Tragically, each year toddlers between the ages of 16 and 36 months old  are killed by strangulation accidents involving cords from draperies and blinds. Research shows that most accidents happen in the bedroom and more than half involve toddlers at the age of 23 months.

According to PreventionTown, although toddlers are mobile, their heads are still proportionately heavy in contrast to their bodies and their muscular control is not fully developed, making it difficult for them to extricate themselves should they become entangled. Complicating matters even more is the fact that their windpipes are also still developing and not yet rigid like those of older children and adults, meaning they suffocate more quickly.

As is often the case with drownings, strangulation accidents often happen very quickly and quietly, and frequently when a parent or caregiver is close by. To reduce the risks of cord accidents, all cords should be shortened and kept out of the reach of children (and pets as well). In fact, the U.S. Consumer Product Safety Commission (CPSC) identifies corded window coverings as one of the top five hidden hazards in the home and recommends the use of cordless window coverings in all homes with small children.

October is Window Covering Safety Month, an awareness campaign sponsored by WCSC (the Window Covering Safety Council) and CPSC, (the Consumer Product Safety Commission), and is a perfect time to eliminate the threat altogether by replacing corded blinds and draperies with safer options such as:

  • Motorized window treatments – This lets you keep the style you like without potentially dangerous cords. You control the opening and closing of your draperies, blinds or shades via remote control or with the flick of a light switch.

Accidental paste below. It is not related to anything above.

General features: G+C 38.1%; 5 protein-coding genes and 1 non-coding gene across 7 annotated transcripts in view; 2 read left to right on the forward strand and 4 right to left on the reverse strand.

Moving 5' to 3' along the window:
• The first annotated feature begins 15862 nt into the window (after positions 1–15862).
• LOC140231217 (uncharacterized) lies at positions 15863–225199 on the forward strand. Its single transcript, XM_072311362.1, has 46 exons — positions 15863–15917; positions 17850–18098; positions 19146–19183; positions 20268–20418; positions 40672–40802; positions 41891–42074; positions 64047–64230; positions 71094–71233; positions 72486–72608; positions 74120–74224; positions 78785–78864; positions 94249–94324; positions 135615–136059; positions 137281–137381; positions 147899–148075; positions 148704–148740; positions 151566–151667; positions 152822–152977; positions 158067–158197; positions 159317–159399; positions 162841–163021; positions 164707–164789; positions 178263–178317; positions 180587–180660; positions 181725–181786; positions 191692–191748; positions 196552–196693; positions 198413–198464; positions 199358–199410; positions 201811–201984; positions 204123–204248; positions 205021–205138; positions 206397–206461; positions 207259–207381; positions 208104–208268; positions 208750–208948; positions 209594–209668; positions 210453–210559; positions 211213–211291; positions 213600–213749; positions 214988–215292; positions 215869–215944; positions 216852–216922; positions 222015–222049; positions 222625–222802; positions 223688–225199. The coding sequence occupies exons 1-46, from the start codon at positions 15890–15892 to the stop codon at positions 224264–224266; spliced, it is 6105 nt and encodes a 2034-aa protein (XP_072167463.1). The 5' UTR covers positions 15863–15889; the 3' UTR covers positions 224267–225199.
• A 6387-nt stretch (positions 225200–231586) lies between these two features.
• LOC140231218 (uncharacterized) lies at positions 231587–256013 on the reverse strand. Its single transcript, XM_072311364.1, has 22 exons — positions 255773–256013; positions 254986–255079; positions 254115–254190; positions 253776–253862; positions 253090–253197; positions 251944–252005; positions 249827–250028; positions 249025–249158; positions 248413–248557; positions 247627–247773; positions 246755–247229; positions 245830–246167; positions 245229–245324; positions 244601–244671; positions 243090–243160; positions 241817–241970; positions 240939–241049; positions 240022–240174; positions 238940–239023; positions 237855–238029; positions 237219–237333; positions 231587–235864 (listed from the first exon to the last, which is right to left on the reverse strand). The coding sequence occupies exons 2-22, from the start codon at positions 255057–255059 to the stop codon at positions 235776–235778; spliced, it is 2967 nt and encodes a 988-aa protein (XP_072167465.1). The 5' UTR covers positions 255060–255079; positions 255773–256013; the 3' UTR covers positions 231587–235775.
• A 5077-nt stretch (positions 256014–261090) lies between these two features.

• Use roller shades for nighttime privacy and to protect floors and furniture from UV damage during the day and top them with a pretty valance to soften the look. Roller shades can also be semi-transparent and treated to protect against UV rays, if you prefer a lighter look.
  • You also have the option of motorized “top down, bottom up” shades or blinds so that you can more precisely control the amount of privacy and light you want.
  • You can have roller shades covered in the fabric of your choice for a look that’s both tailored and decorative (and cordless!).
  • Plantation shutters are another option that are cordless and attractive from both inside and outside the house, and allow for maximum light, privacy and view control.

And remember, just because most cord accidents happen in the bedroom doesn’t mean they can’t or don’t happen in other rooms. Toddlers are tireless explorers who like to climb so be wary of things like window seats with corded blinds and choose a cordless treatment instead, like this pretty patterned one. In addition, the WCSC recommends the following safety precautions:

  • Move all furniture, cribs, beds and climbable surfaces away from windows.
  • Keep any existing window cords out of the reach of children and replace window coverings with cords with cordless ones.
  • Make sure tasselled pull cords are as short as possible and looped cords on draperies and blinds are pulled tight and secured to the floor.
  • Be sure cord stops are properly installed and adjusted to limit inner cord movement.

As with all hazards, prevention is the best strategy, and parents who take the time to inspect their windows and make them safe for their children will have one less thing to worry about.

Just Blinds has served the Central Alabama region for more than 30 years and have built a reputation based on providing quality products and superior service. Contact us to schedule a free on-site consultation today!